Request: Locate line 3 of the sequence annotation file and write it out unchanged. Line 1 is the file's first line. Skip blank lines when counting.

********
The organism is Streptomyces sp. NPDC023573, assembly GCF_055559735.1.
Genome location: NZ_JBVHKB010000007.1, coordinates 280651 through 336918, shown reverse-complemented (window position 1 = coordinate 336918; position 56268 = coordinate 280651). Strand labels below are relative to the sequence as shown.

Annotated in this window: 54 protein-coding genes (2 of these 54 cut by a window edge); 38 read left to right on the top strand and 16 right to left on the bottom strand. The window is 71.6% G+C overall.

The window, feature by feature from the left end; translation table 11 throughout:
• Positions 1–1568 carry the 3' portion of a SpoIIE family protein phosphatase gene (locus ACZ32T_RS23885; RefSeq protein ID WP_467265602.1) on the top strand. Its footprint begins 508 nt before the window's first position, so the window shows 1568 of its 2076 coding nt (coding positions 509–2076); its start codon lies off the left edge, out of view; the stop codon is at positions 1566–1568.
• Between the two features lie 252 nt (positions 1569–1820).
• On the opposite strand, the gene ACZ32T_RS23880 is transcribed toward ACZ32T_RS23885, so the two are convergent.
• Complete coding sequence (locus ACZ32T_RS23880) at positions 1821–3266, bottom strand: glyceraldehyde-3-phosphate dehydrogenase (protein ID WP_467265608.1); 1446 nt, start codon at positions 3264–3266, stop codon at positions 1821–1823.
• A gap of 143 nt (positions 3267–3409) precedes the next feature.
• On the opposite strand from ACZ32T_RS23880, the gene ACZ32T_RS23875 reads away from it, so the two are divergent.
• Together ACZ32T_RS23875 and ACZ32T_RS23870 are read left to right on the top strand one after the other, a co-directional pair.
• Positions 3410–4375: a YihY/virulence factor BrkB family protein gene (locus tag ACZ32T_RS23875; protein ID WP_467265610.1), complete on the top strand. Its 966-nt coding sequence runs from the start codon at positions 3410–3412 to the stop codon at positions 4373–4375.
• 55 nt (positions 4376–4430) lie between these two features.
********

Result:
Annotated in this window: 54 protein-coding genes (2 of these 54 cut by a window edge); 38 read left to right on the top strand and 16 right to left on the bottom strand. The window is 71.6% G+C overall.